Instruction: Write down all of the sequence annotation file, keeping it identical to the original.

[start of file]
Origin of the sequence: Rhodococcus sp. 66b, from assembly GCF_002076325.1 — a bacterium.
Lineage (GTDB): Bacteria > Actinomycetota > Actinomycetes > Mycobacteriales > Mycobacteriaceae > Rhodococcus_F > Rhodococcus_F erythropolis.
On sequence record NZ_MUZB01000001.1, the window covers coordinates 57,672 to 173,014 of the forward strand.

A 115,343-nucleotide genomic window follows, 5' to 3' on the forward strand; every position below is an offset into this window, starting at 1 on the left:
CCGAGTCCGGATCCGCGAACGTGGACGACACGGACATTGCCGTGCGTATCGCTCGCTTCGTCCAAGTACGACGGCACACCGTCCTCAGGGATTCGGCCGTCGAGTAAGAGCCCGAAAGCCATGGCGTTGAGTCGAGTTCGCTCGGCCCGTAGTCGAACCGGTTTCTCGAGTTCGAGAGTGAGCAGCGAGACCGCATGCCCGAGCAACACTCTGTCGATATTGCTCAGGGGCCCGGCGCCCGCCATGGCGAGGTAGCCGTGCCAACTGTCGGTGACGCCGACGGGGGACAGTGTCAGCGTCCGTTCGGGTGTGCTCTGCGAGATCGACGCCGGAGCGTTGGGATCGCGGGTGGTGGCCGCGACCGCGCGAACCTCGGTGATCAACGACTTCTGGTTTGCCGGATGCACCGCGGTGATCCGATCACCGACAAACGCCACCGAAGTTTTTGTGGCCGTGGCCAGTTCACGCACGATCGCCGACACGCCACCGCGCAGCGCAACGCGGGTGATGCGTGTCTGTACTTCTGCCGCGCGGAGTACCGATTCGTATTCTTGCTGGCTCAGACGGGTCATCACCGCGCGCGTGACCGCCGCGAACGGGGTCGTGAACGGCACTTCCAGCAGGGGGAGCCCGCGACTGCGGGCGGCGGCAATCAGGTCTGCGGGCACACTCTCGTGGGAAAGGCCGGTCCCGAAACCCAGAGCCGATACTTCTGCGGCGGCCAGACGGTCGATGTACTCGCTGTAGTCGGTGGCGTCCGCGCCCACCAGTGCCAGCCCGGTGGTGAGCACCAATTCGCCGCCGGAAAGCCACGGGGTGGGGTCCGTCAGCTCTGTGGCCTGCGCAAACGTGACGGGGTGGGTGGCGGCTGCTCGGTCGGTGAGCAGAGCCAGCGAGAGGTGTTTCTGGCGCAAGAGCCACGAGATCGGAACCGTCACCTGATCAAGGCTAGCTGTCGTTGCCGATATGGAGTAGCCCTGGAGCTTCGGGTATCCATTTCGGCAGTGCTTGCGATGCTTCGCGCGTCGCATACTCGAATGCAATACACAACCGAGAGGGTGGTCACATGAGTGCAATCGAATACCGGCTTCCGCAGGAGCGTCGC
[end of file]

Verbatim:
Origin of the sequence: Rhodococcus sp. 66b, from assembly GCF_002076325.1 — a bacterium.
Lineage (GTDB): Bacteria > Actinomycetota > Actinomycetes > Mycobacteriales > Mycobacteriaceae > Rhodococcus_F > Rhodococcus_F erythropolis.
On sequence record NZ_MUZB01000001.1, the window covers coordinates 57,672 to 173,014 of the forward strand.

A 115,343-nucleotide genomic window follows, 5' to 3' on the forward strand; every position below is an offset into this window, starting at 1 on the left:
CCGAGTCCGGATCCGCGAACGTGGACGACACGGACATTGCCGTGCGTATCGCTCGCTTCGTCCAAGTACGACGGCACACCGTCCTCAGGGATTCGGCCGTCGAGTAAGAGCCCGAAAGCCATGGCGTTGAGTCGAGTTCGCTCGGCCCGTAGTCGAACCGGTTTCTCGAGTTCGAGAGTGAGCAGCGAGACCGCATGCCCGAGCAACACTCTGTCGATATTGCTCAGGGGCCCGGCGCCCGCCATGGCGAGGTAGCCGTGCCAACTGTCGGTGACGCCGACGGGGGACAGTGTCAGCGTCCGTTCGGGTGTGCTCTGCGAGATCGACGCCGGAGCGTTGGGATCGCGGGTGGTGGCCGCGACCGCGCGAACCTCGGTGATCAACGACTTCTGGTTTGCCGGATGCACCGCGGTGATCCGATCACCGACAAACGCCACCGAAGTTTTTGTGGCCGTGGCCAGTTCACGCACGATCGCCGACACGCCACCGCGCAGCGCAACGCGGGTGATGCGTGTCTGTACTTCTGCCGCGCGGAGTACCGATTCGTATTCTTGCTGGCTCAGACGGGTCATCACCGCGCGCGTGACCGCCGCGAACGGGGTCGTGAACGGCACTTCCAGCAGGGGGAGCCCGCGACTGCGGGCGGCGGCAATCAGGTCTGCGGGCACACTCTCGTGGGAAAGGCCGGTCCCGAAACCCAGAGCCGATACTTCTGCGGCGGCCAGACGGTCGATGTACTCGCTGTAGTCGGTGGCGTCCGCGCCCACCAGTGCCAGCCCGGTGGTGAGCACCAATTCGCCGCCGGAAAGCCACGGGGTGGGGTCCGTCAGCTCTGTGGCCTGCGCAAACGTGACGGGGTGGGTGGCGGCTGCTCGGTCGGTGAGCAGAGCCAGCGAGAGGTGTTTCTGGCGCAAGAGCCACGAGATCGGAACCGTCACCTGATCAAGGCTAGCTGTCGTTGCCGATATGGAGTAGCCCTGGAGCTTCGGGTATCCATTTCGGCAGTGCTTGCGATGCTTCGCGCGTCGCATACTCGAATGCAATACACAACCGAGAGGGTGGTCACATGAGTGCAATCGAATACCGGCTTCCGCAGGAGCGTCGC